The one downside of the Islay jazz festival: all the venues are a long way from each other – and the only way between them is to drive. The first gig I wanted to get to was way on the west of the island, at Port Charlotte. A very pretty village.

The concert was a duet gig with Dave Milligan and Colin Steele. I have seen them both play many times before, often together, but never just the two of them. It worked really well – the setting creating a more thoughtful music than their usual quintet or bigger ensemble. It was very intimate; the backdrop behind the musicians was the view across Loch Indaal to Oa, which added to the whole. These two musicians know each so well that their playing blended wonderfully – Steele was perhaps not as fiery as he can be in a larger ensemble, but this lead to greater subtlety. (Too subtle for photographs, I’m afraid – I didn’t want to disturb people.)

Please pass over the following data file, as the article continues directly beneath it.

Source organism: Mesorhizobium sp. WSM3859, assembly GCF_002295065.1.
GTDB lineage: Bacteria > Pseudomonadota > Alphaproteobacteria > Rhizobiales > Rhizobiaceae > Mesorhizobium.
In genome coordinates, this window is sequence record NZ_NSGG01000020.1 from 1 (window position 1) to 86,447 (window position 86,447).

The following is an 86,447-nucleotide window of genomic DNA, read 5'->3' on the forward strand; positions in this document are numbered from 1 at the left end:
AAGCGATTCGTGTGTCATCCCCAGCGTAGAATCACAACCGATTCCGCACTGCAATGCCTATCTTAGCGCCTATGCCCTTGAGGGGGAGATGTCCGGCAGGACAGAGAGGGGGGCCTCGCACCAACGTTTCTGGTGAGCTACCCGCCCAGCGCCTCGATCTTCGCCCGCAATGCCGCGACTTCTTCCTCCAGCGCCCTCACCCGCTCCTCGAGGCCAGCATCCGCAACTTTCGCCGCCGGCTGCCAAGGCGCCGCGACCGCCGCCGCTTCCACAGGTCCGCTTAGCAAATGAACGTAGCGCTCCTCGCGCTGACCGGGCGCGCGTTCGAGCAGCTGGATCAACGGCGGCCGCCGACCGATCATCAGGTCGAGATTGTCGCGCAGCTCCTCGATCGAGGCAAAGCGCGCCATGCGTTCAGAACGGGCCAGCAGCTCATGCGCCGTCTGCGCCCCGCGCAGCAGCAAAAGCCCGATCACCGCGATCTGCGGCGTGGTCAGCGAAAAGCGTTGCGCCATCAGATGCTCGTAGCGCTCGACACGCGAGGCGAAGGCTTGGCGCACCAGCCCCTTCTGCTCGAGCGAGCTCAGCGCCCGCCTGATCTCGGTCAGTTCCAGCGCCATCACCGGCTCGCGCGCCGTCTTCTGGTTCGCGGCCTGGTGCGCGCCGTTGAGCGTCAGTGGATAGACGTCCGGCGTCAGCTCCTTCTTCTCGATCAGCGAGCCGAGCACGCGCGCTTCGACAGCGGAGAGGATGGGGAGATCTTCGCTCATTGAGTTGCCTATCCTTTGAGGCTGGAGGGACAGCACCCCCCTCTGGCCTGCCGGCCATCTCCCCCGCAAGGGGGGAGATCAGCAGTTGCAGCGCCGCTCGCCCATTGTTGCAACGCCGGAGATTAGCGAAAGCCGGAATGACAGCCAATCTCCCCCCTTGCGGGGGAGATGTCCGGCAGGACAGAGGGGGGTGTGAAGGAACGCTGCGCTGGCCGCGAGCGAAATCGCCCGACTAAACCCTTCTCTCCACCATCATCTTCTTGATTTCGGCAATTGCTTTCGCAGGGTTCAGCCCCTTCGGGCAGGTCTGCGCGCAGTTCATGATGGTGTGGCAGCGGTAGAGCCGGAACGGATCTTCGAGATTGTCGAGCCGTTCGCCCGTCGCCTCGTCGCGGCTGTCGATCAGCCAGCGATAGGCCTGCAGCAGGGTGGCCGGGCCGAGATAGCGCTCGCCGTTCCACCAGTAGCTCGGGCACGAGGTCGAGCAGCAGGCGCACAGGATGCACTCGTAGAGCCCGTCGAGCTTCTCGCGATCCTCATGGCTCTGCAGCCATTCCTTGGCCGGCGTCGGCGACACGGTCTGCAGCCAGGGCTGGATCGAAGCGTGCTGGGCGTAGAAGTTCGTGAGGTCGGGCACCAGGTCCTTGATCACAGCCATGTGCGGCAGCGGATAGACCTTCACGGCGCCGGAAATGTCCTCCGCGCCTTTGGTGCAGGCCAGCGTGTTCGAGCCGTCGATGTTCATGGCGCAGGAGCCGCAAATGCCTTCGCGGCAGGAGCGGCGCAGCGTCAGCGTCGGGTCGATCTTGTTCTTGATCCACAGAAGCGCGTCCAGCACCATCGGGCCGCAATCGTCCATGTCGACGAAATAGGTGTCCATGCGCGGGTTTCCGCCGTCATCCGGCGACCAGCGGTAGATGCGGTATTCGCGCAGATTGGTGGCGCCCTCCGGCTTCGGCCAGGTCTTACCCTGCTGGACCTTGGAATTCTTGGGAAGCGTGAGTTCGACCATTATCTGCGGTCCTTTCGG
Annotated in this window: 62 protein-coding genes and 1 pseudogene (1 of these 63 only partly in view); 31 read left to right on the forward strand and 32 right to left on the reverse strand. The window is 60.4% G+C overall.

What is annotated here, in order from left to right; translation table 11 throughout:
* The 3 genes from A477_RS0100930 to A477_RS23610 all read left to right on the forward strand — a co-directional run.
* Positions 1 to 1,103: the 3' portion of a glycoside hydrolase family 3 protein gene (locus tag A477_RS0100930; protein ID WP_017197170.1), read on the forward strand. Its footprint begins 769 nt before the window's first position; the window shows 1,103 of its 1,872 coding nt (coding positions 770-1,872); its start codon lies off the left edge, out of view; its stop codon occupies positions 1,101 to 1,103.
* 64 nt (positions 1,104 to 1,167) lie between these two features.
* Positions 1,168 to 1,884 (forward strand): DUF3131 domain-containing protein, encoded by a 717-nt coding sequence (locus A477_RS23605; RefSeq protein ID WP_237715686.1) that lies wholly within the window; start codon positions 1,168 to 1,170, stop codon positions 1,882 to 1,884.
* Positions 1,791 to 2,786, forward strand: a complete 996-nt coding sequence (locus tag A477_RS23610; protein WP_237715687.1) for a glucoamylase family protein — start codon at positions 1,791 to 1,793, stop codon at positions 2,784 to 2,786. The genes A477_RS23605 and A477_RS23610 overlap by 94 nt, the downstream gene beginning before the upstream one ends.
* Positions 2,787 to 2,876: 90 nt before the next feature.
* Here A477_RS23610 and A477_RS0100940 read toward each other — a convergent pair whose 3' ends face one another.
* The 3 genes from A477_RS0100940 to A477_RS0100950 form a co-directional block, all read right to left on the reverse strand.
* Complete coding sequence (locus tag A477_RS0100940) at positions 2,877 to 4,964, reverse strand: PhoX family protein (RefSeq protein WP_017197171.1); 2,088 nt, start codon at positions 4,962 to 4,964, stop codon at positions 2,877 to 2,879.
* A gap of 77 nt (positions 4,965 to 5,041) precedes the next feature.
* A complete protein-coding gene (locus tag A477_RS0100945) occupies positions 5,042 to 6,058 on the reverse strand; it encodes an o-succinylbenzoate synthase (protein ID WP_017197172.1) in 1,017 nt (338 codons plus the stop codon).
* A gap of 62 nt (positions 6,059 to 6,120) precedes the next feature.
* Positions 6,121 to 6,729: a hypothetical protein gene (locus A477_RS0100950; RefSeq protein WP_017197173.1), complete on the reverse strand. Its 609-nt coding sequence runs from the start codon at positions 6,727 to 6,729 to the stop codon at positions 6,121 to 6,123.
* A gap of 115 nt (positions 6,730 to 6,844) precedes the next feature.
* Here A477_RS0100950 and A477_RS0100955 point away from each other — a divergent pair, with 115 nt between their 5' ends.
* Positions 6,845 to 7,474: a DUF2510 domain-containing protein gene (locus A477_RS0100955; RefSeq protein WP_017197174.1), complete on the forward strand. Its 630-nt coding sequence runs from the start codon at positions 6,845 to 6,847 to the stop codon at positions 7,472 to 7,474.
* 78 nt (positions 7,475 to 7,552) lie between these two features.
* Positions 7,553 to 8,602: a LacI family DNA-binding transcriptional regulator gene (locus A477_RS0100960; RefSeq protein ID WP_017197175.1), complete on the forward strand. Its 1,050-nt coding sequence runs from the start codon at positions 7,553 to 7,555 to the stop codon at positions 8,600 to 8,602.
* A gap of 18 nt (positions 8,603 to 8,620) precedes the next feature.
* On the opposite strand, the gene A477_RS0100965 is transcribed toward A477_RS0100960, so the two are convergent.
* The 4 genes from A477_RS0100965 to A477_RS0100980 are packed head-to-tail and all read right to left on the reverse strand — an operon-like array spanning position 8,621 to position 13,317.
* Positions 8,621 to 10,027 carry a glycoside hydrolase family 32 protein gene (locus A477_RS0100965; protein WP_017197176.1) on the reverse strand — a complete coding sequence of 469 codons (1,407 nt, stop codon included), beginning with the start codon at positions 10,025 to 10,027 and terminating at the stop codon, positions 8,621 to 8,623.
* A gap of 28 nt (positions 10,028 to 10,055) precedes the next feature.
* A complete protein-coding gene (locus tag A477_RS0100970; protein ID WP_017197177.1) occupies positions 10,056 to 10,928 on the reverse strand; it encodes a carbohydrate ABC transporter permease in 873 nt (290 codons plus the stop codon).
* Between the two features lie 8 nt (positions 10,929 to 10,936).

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There was then a mad dash in convoy back to Bowmore, home to Bowmore malt. Bowmore is a great little town, but it somehow lacks a fish and chip shop. There is a very poor excuse for an Indian restaurant, though. Indeed, the whole of Islay lacks a chip shop; there is meant to be a chip van in Port Ellen on Friday and Saturday night, but I couldn’t find it.

The next gig was another duet: Tommy Smith and Jakob Karlzon. Although the hall was set up to preclude a sea-view for all but the front row, the musicians were lit by the setting sun. (I can’t quite get my head around the geography, though – because I would swear the sun was setting in the east!)